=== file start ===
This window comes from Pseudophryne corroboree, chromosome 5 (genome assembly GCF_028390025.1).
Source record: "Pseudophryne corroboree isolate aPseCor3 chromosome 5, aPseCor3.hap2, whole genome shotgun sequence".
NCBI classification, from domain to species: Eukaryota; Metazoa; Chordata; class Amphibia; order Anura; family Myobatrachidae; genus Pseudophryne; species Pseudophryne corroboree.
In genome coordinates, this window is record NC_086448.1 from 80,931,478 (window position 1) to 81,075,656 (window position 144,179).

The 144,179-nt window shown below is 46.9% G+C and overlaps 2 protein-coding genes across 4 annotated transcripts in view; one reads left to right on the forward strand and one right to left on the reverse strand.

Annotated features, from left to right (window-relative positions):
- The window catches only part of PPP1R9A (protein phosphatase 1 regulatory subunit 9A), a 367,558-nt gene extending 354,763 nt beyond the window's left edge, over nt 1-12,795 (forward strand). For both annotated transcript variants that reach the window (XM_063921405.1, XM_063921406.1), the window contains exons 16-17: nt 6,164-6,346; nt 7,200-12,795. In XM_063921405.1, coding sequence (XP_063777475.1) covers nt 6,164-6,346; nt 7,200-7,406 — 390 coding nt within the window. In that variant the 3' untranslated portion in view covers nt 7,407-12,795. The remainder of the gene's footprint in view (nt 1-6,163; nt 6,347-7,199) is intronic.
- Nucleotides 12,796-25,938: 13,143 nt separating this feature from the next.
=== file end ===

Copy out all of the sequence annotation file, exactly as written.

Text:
This window comes from Pseudophryne corroboree, chromosome 5 (genome assembly GCF_028390025.1).
Source record: "Pseudophryne corroboree isolate aPseCor3 chromosome 5, aPseCor3.hap2, whole genome shotgun sequence".
NCBI classification, from domain to species: Eukaryota; Metazoa; Chordata; class Amphibia; order Anura; family Myobatrachidae; genus Pseudophryne; species Pseudophryne corroboree.
In genome coordinates, this window is record NC_086448.1 from 80,931,478 (window position 1) to 81,075,656 (window position 144,179).

The 144,179-nt window shown below is 46.9% G+C and overlaps 2 protein-coding genes across 4 annotated transcripts in view; one reads left to right on the forward strand and one right to left on the reverse strand.

Annotated features, from left to right (window-relative positions):
- The window catches only part of PPP1R9A (protein phosphatase 1 regulatory subunit 9A), a 367,558-nt gene extending 354,763 nt beyond the window's left edge, over nt 1-12,795 (forward strand). For both annotated transcript variants that reach the window (XM_063921405.1, XM_063921406.1), the window contains exons 16-17: nt 6,164-6,346; nt 7,200-12,795. In XM_063921405.1, coding sequence (XP_063777475.1) covers nt 6,164-6,346; nt 7,200-7,406 — 390 coding nt within the window. In that variant the 3' untranslated portion in view covers nt 7,407-12,795. The remainder of the gene's footprint in view (nt 1-6,163; nt 6,347-7,199) is intronic.
- Nucleotides 12,796-25,938: 13,143 nt separating this feature from the next.